Write down your problems, your burning questions, and your most imposing operational challenges before you hear about the bells and whistles of a new tool. Vendors are very good about being very excited about their capabilities. But have they asked you enough questions to find out what your customers are missing, what concerns you most about your competitors, where potential and retention opportunities lie with your existing customer databases, and how you make your money? New toys should solve problems, not add tasks to your to-do list. More reporting is wonderful, it can be actionable, but are you ready for a new piece of data to trigger your next marketing move?

8. Find news ways to engage, rather than push empty offers.

You hate coupon books, right? The people who are drawn to a 2-for-1 buffet coupon are not really your loyal audience, are they? If your shiny new toy is an acquisition tool, it is most likely that you will not have the stomach to push out offers of great purport. We need not create new channels for empty offers.

New channels for acquisition can be positioned as new channels for participation and engagement. This requires a heightened level of creativity and risk. What will surprise and delight a guest? What promotion or activity will make a memory, drive a post, prompt a reason for the player to bring her friends next time? Modern currency of loyalty building redemption is based upon your ability to give your customers stories worth spreading. How can you use the shiny new toy to elicit a new experience that resonates? This is the full circle moment where we flex our marketing muscles, not our coupon generating acumen.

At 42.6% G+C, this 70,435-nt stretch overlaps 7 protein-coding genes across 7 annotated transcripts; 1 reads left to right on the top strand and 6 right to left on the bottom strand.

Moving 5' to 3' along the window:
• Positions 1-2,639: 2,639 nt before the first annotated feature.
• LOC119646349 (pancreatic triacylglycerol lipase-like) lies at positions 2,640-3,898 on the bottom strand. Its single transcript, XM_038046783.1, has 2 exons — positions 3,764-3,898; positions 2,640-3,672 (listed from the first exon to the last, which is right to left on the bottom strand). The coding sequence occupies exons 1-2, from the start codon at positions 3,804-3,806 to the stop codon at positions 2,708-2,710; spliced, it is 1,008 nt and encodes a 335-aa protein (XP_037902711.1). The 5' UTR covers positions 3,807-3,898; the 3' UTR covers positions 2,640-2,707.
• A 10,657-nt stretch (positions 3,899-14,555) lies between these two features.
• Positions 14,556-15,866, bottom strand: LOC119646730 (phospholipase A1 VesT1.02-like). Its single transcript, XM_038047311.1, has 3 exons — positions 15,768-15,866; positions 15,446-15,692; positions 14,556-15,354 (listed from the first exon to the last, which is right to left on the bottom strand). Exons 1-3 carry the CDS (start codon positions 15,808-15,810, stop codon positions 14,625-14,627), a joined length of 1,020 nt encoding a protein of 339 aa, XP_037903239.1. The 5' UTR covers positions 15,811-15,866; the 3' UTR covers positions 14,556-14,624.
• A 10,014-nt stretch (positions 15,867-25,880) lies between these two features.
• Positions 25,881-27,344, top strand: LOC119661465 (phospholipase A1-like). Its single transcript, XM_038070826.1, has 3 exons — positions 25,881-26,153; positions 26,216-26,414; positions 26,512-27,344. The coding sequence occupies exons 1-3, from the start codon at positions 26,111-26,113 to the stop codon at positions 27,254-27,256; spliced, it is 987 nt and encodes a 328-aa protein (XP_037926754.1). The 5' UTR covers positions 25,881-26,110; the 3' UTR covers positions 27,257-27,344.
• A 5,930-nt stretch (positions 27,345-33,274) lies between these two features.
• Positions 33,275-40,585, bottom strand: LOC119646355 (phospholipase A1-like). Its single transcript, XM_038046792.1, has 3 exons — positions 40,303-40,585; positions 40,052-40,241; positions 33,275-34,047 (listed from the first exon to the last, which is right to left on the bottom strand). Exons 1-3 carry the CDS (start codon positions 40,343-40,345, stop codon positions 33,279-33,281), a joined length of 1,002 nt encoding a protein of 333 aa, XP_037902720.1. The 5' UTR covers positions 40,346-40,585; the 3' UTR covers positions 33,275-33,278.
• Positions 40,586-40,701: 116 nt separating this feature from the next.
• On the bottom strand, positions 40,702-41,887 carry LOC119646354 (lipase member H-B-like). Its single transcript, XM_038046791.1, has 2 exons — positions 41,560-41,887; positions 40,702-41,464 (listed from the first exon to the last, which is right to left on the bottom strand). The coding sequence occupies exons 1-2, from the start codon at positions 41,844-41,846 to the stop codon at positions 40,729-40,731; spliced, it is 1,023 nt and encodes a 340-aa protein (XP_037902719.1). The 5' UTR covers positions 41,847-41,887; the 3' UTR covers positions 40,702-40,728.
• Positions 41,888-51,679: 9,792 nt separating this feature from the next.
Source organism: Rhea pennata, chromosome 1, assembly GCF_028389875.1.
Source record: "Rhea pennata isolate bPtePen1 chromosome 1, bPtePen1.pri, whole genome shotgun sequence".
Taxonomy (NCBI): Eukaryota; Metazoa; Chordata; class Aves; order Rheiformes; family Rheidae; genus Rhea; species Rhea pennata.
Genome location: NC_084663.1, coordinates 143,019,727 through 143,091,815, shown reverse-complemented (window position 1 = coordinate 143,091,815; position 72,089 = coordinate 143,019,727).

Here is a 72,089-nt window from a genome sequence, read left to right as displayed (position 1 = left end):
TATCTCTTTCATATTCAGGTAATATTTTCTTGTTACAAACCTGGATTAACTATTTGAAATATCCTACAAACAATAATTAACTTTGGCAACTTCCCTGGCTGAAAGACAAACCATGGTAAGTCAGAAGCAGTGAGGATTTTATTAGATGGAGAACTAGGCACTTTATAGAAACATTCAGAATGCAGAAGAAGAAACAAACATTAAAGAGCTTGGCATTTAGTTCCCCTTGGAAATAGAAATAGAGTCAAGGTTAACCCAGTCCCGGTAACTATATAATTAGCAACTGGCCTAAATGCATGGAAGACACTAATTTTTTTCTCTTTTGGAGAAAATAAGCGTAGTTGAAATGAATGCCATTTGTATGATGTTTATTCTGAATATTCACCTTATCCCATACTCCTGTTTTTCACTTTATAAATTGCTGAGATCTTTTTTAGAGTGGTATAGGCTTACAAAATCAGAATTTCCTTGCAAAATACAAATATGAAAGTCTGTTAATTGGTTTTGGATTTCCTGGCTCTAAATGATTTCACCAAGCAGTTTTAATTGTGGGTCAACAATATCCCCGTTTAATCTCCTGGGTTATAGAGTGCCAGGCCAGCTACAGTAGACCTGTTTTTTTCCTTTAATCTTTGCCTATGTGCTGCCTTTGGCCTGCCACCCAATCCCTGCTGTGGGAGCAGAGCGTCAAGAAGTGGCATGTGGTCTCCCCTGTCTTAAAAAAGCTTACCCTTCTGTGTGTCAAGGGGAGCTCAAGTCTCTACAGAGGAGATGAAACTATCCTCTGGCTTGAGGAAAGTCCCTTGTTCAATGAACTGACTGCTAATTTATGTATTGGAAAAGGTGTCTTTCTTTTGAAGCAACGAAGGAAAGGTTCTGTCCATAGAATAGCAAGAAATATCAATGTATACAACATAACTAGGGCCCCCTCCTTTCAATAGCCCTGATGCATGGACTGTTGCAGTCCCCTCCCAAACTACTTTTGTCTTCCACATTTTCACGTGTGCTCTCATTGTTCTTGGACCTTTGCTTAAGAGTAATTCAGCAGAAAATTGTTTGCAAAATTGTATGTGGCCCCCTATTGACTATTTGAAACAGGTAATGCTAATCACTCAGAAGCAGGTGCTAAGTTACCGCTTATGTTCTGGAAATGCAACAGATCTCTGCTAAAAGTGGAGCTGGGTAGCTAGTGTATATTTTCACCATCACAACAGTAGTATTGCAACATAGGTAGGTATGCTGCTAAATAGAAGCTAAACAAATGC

The evaluation process can be maddening. At the end of your evaluation, you should be able to answer the following questions:

How will the shiny new toy:

  • Reduce complexity for the customer?
  • Reduce complexity for the employees?
  • Reduce complexity for decision makers?
  • Be more timely?
  • Cost less?
  • Connect better?
  • Resonate deeper?
  • Improve the relationship?

Before you invest in a “new toy” for your casino, ask us about our technology and marketing audits. Many casinos don’t realize that they already have the systems in-house that can accomplish their goals; all they need is more training to leverage their existing software. Some casinos may need new technology, but how can you be sure? Which ones will give you the biggest bang for your investment dollar?

Nicole Barker